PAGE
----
“Actually, I’m Buddhist,” I consider saying and instantly, I get dizzy. Am I Buddhist? I identify with so many tenets of Buddhism that it’s the religion I identify closest with. But then I think how smug that sounds, “Actually, I’m Buddhist…” *wry hipster yogi smile* A wrist tattoo suddenly manifests…I already drink my coffee with almond milk and consider kale one of the main foodgroups. But then I’m not full-fledged Buddhist. I actually identify as Christian. It was the way I was raised, yet I’m not “that kind” of Christian. Whatever that means. I believe in some things, ignore the rest, and wish I really could just say, “I believe in God, and I really love aspects of Buddhism and Sikhism but I really ascribe to hypothetical Christianity, like Christ’s teachings of the New Testament but Christianity in practice in the last 2,000 years makes me angry and turns me off. I feel the same way about Islam. What I’ve read of the Quran, I really like but then I see orthodoxy in practice and it’s ugly. So yeah, I think the smartest people I know are atheists but I’ve had too many unexplainable spiritual experiences to not believe in God, so basically I just believe in God and I’m waiting for a religion that I can believe whole-heartedly in, and I haven’t found it yet.”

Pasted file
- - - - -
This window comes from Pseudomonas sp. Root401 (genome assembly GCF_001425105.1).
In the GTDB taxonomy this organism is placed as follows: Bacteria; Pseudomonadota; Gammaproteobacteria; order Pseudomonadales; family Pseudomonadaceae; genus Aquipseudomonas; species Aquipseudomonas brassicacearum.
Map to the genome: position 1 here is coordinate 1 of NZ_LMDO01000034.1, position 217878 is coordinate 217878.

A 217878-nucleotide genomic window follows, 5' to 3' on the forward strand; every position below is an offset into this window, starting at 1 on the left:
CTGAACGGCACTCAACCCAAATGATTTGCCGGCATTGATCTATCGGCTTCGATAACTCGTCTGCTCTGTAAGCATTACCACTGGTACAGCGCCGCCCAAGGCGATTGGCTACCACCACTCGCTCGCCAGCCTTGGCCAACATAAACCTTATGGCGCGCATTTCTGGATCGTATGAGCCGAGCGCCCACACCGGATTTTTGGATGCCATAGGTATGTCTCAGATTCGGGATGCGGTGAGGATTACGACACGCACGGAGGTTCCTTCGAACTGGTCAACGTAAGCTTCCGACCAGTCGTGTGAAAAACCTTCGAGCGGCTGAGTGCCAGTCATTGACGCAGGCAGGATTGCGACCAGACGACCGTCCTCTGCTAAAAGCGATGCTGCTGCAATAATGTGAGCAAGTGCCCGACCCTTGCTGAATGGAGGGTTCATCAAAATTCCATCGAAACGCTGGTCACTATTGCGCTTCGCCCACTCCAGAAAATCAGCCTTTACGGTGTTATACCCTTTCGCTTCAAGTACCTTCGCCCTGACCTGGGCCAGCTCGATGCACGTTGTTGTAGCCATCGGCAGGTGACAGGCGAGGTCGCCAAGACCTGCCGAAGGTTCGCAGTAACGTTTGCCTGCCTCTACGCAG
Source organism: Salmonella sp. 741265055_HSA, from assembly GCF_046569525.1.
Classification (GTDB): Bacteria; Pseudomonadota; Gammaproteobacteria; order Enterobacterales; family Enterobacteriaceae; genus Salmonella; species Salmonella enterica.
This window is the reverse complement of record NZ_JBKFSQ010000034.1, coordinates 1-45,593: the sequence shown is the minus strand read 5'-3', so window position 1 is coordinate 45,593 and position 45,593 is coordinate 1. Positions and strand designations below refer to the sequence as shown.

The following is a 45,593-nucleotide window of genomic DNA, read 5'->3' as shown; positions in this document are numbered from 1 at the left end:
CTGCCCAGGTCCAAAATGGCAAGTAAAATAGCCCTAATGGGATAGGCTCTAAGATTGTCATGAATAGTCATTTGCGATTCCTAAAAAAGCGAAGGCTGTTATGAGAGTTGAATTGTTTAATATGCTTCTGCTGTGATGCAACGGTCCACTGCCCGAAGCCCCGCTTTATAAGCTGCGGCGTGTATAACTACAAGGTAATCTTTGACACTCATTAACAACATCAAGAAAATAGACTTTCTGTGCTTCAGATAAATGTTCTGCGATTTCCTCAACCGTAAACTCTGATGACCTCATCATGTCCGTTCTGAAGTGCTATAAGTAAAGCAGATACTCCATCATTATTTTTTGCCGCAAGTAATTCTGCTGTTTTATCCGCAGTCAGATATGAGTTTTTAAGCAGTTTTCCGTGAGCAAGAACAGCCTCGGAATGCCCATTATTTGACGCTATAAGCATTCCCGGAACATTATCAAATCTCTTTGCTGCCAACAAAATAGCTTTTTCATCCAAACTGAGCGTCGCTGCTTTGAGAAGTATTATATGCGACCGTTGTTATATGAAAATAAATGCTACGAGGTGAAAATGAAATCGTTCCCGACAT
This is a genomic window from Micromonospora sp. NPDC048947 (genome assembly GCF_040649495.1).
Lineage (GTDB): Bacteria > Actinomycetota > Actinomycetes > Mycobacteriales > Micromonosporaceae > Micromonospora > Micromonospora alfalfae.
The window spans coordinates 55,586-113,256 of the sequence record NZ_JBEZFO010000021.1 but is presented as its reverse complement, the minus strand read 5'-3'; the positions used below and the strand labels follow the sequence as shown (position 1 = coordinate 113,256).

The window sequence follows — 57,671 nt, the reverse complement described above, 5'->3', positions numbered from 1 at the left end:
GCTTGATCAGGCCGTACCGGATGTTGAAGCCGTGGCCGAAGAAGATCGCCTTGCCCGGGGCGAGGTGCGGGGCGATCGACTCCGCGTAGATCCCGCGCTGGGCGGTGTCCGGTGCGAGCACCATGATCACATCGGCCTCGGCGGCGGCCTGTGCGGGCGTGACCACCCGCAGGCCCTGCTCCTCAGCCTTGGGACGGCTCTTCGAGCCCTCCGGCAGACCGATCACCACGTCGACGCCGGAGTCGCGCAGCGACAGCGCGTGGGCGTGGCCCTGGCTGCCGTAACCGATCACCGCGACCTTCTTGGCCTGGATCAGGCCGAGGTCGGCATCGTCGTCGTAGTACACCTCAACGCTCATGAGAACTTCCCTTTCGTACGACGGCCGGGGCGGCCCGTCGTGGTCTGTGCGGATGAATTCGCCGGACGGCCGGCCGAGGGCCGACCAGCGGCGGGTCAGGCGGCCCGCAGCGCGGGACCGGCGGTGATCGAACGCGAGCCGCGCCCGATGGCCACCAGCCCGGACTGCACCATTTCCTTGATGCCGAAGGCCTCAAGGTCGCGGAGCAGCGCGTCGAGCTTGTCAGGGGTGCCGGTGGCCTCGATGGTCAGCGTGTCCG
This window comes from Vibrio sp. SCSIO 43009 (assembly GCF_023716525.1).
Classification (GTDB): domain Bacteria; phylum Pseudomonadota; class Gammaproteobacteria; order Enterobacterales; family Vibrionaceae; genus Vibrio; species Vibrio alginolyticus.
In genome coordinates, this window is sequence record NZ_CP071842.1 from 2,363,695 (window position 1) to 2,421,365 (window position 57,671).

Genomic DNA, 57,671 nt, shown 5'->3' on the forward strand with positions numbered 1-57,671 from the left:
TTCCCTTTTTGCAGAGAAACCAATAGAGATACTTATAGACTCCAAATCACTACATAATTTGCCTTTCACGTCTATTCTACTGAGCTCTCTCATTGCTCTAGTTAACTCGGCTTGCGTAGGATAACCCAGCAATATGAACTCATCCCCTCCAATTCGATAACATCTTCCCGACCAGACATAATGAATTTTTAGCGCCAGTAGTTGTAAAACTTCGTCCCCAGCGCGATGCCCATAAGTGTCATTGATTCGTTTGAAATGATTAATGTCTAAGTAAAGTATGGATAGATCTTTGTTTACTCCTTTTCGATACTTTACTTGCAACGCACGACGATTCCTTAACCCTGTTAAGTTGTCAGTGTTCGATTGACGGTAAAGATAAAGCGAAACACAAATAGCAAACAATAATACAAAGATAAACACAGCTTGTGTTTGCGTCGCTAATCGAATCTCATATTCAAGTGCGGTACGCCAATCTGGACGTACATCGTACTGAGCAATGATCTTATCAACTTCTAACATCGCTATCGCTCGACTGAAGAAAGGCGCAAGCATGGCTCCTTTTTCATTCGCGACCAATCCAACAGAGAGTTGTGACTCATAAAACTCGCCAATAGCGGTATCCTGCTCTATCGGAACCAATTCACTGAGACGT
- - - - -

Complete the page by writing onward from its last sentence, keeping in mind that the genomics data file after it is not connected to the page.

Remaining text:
She doesn’t ask me, though. I think she knows that my fervent nodding and smile, then abrupt removal of eye contact, my hands clutching the edge of the postal clerk’s desk, means I don’t want to take the conversation to the next step, whereas a gel manicured hand on hip, and a knee turned out of my cargo pants, means I want to talk more about faith as we are surrounded by bedazzled fleur de lys and crosses, and black boxes with jolly sayings in all white capital letters: “DON’T TALK TO ME UNTIL AFTER I’VE HAD MY MORNING WINE!”
“GERMS AND JESUS ARE EVERYWHERE!” was chalked on the blackboard. I had to stifle a choke. The English teacher in me did not approve of that compound subject. It implies well, you know… but I was a guest in this mid70s tract home. Our sons were on a soccer team together, and we were attempting to patch up a budding friendship. My husband uttered an explicative at my son when he wasn’t following directions, and this mom told our ABA provider. The ABA provider informed us, anonymously, and laughed. And the coaches laughed as I cried because it is So Hard to raise and nurture a special needs child. Sometimes you need to fucking cuss at him when he’s spitting at his teammates, head banging his tutor’s arm, and running in the opposite direction, on purpose, for task avoidance. I asked if Child Services would be involved and they all hugged me, and they told me we are human and we all say and do things that we might regret but that the blond boy laughing and spinning on the freshly cut grass is absolutely undamaged and unphased.